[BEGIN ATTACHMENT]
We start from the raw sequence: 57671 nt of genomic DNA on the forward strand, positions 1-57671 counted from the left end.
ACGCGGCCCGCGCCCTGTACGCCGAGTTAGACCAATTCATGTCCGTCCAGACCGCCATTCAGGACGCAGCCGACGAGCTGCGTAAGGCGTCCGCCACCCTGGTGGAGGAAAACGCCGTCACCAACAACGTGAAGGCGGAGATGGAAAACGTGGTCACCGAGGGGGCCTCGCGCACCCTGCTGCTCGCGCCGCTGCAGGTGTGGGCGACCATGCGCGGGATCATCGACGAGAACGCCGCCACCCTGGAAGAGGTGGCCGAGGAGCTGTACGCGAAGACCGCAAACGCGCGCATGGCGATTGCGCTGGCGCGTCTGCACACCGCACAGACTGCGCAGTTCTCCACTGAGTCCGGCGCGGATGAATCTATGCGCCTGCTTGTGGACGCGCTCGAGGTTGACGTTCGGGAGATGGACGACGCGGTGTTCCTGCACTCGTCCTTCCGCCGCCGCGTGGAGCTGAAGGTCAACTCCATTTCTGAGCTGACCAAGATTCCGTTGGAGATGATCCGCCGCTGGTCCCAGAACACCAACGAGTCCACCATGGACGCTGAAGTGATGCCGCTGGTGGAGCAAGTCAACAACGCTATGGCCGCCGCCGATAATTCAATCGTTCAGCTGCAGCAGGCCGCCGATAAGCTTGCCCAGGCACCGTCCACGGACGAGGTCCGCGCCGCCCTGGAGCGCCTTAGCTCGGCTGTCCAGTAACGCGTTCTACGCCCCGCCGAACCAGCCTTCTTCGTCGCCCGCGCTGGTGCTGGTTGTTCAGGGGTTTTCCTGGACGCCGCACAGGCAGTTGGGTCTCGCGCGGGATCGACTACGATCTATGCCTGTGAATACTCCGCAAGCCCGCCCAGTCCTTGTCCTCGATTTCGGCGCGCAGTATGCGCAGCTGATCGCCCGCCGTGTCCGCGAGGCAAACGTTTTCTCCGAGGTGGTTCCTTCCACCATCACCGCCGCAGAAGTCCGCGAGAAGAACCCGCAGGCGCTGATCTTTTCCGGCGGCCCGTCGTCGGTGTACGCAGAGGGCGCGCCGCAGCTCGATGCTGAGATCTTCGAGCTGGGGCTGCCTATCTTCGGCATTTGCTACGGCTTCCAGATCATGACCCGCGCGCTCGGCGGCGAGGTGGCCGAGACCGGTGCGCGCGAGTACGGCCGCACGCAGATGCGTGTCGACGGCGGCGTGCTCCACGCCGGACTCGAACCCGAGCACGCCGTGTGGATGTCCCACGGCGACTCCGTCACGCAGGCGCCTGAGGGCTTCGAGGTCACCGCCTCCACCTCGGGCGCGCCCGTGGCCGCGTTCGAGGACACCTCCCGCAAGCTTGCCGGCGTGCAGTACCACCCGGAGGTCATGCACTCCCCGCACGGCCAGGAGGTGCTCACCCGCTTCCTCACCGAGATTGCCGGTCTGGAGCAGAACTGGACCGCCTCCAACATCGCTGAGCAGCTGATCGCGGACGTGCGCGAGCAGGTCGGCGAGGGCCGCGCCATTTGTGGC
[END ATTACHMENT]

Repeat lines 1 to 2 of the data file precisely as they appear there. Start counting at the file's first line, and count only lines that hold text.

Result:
We start from the raw sequence: 57671 nt of genomic DNA on the forward strand, positions 1-57671 counted from the left end.
ACGCGGCCCGCGCCCTGTACGCCGAGTTAGACCAATTCATGTCCGTCCAGACCGCCATTCAGGACGCAGCCGACGAGCTGCGTAAGGCGTCCGCCACCCTGGTGGAGGAAAACGCCGTCACCAACAACGTGAAGGCGGAGATGGAAAACGTGGTCACCGAGGGGGCCTCGCGCACCCTGCTGCTCGCGCCGCTGCAGGTGTGGGCGACCATGCGCGGGATCATCGACGAGAACGCCGCCACCCTGGAAGAGGTGGCCGAGGAGCTGTACGCGAAGACCGCAAACGCGCGCATGGCGATTGCGCTGGCGCGTCTGCACACCGCACAGACTGCGCAGTTCTCCACTGAGTCCGGCGCGGATGAATCTATGCGCCTGCTTGTGGACGCGCTCGAGGTTGACGTTCGGGAGATGGACGACGCGGTGTTCCTGCACTCGTCCTTCCGCCGCCGCGTGGAGCTGAAGGTCAACTCCATTTCTGAGCTGACCAAGATTCCGTTGGAGATGATCCGCCGCTGGTCCCAGAACACCAACGAGTCCACCATGGACGCTGAAGTGATGCCGCTGGTGGAGCAAGTCAACAACGCTATGGCCGCCGCCGATAATTCAATCGTTCAGCTGCAGCAGGCCGCCGATAAGCTTGCCCAGGCACCGTCCACGGACGAGGTCCGCGCCGCCCTGGAGCGCCTTAGCTCGGCTGTCCAGTAACGCGTTCTACGCCCCGCCGAACCAGCCTTCTTCGTCGCCCGCGCTGGTGCTGGTTGTTCAGGGGTTTTCCTGGACGCCGCACAGGCAGTTGGGTCTCGCGCGGGATCGACTACGATCTATGCCTGTGAATACTCCGCAAGCCCGCCCAGTCCTTGTCCTCGATTTCGGCGCGCAGTATGCGCAGCTGATCGCCCGCCGTGTCCGCGAGGCAAACGTTTTCTCCGAGGTGGTTCCTTCCACCATCACCGCCGCAGAAGTCCGCGAGAAGAACCCGCAGGCGCTGATCTTTTCCGGCGGCCCGTCGTCGGTGTACGCAGAGGGCGCGCCGCAGCTCGATGCTGAGATCTTCGAGCTGGGGCTGCCTATCTTCGGCATTTGCTACGGCTTCCAGATCATGACCCGCGCGCTCGGCGGCGAGGTGGCCGAGACCGGTGCGCGCGAGTACGGCCGCACGCAGATGCGTGTCGACGGCGGCGTGCTCCACGCCGGACTCGAACCCGAGCACGCCGTGTGGATGTCCCACGGCGACTCCGTCACGCAGGCGCCTGAGGGCTTCGAGGTCACCGCCTCCACCTCGGGCGCGCCCGTGGCCGCGTTCGAGGACACCTCCCGCAAGCTTGCCGGCGTGCAGTACCACCCGGAGGTCATGCACTCCCCGCACGGCCAGGAGGTGCTCACCCGCTTCCTCACCGAGATTGCCGGTCTGGAGCAGAACTGGACCGCCTCCAACATCGCTGAGCAGCTGATCGCGGACGTGCGCGAGCAGGTCGGCGAGGGCCGCGCCATTTGTGGC